The following HTML text is provided to enhance online
readability. Many aspects of typography translate only awkwardly to HTML.
Please use the page image
as the authoritative form to ensure accuracy.
Food Marketing to Children and Youth: Threat or Opportunity?
associated with the company’s branded breakfast cereal. Table 4-12 shows spokescharacters for selected RTE cereal brands. Some of the characters have undergone physical transformations over the decades. For example, Tony the Tiger™ was created in 1951 to promote Kellogg’s Sugar Frosted Flakes® that was later changed to Frosted Flakes®. More recently, he has been designed as slimmer and more muscular as Americans became more health conscious (Enrico, 1999). In 2005, the Tony the Tiger™ mascot was launched to reach 2- to 5-year-olds through a $20 million television and print campaign targeted to mothers as the household gatekeepers with a reformulated cereal as a “food to grow by” and to help active children “earn their stripes” (Thompson, 2004).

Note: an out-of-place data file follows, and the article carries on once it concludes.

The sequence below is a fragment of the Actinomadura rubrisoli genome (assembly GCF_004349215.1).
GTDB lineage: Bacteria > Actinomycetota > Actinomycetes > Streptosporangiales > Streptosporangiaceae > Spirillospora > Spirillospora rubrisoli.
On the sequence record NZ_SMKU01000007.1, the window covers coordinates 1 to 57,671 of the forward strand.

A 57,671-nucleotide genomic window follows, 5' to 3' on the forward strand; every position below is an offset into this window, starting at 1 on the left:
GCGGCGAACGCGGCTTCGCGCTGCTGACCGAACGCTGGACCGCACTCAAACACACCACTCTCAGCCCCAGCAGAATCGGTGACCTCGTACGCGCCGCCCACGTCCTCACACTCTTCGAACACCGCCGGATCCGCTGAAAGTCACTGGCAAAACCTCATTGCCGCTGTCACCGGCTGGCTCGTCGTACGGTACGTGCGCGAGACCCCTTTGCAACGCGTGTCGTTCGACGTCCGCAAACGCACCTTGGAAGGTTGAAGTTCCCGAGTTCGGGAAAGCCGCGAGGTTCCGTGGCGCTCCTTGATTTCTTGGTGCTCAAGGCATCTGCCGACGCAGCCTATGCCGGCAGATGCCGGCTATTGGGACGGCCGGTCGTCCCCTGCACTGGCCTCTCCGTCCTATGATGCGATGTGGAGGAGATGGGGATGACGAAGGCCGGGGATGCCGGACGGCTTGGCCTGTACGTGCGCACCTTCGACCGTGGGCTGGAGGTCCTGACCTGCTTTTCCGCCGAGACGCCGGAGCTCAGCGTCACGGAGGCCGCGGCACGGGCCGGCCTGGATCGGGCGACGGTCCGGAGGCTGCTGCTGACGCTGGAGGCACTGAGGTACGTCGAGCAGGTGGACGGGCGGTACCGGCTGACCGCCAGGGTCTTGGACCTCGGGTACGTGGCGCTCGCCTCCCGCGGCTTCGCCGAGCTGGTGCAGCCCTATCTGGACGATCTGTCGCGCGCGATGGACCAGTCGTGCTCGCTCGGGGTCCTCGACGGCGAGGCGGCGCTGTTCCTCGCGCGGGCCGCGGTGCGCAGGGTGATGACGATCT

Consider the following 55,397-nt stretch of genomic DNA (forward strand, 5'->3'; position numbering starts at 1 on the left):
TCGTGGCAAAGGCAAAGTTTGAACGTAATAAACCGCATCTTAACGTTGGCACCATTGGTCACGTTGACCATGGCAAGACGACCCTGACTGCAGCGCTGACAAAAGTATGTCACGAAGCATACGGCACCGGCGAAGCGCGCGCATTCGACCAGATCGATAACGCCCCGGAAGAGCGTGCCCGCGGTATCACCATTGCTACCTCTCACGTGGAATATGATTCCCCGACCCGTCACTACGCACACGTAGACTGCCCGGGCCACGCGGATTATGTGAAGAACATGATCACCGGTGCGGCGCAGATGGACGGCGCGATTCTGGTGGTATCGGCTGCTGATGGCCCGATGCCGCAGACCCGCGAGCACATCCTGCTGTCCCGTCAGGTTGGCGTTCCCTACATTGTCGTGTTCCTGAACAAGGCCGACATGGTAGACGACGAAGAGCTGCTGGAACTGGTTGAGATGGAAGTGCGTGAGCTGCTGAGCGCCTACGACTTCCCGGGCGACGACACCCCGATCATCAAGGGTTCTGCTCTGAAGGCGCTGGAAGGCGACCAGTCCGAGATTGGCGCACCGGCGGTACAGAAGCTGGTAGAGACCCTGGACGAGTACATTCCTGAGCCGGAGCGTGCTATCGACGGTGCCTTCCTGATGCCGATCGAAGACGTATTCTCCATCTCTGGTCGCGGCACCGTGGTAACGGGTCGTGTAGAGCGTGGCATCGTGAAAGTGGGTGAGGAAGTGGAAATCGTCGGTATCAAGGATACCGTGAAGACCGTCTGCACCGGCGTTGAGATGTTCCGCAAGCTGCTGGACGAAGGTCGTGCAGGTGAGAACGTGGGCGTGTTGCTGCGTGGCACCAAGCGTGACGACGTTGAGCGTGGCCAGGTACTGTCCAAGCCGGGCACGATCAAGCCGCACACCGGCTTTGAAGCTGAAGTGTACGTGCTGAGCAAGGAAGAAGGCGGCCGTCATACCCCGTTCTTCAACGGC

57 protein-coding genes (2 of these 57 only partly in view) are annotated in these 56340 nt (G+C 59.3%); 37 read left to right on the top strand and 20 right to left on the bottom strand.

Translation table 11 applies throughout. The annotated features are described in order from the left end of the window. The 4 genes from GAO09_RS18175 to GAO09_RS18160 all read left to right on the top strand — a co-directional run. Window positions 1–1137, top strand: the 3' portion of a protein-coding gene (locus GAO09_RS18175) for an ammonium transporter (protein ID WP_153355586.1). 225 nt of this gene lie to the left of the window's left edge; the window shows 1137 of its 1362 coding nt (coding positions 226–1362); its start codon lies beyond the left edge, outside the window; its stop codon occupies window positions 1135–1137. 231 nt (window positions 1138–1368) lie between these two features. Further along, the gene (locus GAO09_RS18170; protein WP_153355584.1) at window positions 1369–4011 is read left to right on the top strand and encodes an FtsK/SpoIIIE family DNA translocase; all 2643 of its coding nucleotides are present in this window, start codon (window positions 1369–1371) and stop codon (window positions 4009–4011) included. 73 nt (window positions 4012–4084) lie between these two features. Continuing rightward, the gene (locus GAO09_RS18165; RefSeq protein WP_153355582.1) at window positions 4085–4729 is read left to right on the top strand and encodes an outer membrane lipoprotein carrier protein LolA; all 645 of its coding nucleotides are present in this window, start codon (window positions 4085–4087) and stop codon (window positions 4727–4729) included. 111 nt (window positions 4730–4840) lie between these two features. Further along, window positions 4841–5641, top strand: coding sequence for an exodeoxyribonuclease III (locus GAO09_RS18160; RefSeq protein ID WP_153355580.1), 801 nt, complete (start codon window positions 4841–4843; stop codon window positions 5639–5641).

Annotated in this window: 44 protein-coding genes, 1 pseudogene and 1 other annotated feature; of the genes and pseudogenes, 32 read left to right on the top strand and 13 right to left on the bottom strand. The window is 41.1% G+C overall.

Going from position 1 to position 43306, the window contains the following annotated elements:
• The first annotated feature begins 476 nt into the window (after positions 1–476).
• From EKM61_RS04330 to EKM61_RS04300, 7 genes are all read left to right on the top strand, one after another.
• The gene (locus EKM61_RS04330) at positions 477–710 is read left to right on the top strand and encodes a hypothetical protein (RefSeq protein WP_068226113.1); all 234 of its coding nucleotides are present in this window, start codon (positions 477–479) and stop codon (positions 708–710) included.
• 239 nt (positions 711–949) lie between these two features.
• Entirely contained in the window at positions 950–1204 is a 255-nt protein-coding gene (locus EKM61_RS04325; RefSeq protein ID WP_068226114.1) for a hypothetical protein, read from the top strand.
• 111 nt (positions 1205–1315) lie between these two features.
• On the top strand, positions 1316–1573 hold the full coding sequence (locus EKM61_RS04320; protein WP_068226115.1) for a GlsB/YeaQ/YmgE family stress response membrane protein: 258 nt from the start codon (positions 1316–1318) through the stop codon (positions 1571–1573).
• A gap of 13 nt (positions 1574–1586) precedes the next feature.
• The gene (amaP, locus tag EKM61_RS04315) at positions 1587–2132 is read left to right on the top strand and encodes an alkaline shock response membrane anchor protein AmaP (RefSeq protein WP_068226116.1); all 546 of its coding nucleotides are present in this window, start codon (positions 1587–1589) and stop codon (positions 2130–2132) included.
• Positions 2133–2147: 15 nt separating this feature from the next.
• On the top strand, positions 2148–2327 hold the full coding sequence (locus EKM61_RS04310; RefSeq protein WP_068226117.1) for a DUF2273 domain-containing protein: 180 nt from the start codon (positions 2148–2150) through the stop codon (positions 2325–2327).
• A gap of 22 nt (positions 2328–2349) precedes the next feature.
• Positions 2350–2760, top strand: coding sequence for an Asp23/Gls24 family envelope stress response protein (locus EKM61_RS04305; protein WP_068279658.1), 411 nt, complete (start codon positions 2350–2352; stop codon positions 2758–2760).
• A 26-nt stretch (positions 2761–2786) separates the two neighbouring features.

Real-life branded spokescharacters have also been used by companies to market their image and branded products. A clown named Ronald McDonald was created in 1963 and used as a spokescharacter to appeal to children, with the intent of associating him with a fun experience and the food offered at McDonald’s (Enrico, 1999; Ritzer, 2004). Selected as the second most famous advertising image of the 20th century, after the Marlboro Man, Ronald McDonald’s face is recognized by nearly 96 percent of American children, and is used to sell fast food for the QSR internationally in more than 25 languages (Enrico, 1999).
Employing the same type of advertising used for RTE breakfast cereals, manufacturers of bakery products such as snack cakes, cupcakes, and Twinkies used spokescharacters in enjoyable adventures. For example, Hostess uses Happy Hoho® and Captain Cupcake® (Hostess, 2005) and Nestlé uses the Nesquik Bunny™ to promote its chocolate-flavored beverage directly to children (Nestlé, 2004). Kool-Aid®, created in the 1920s, was promoted by two spokescharacters, the Smiling Face Kool-Aid® Pitcher, and in 1975, the Kool-Aid® Man (Hastings Museum of Natural and Cultural History, 2004; Kraft Foods, 2005b).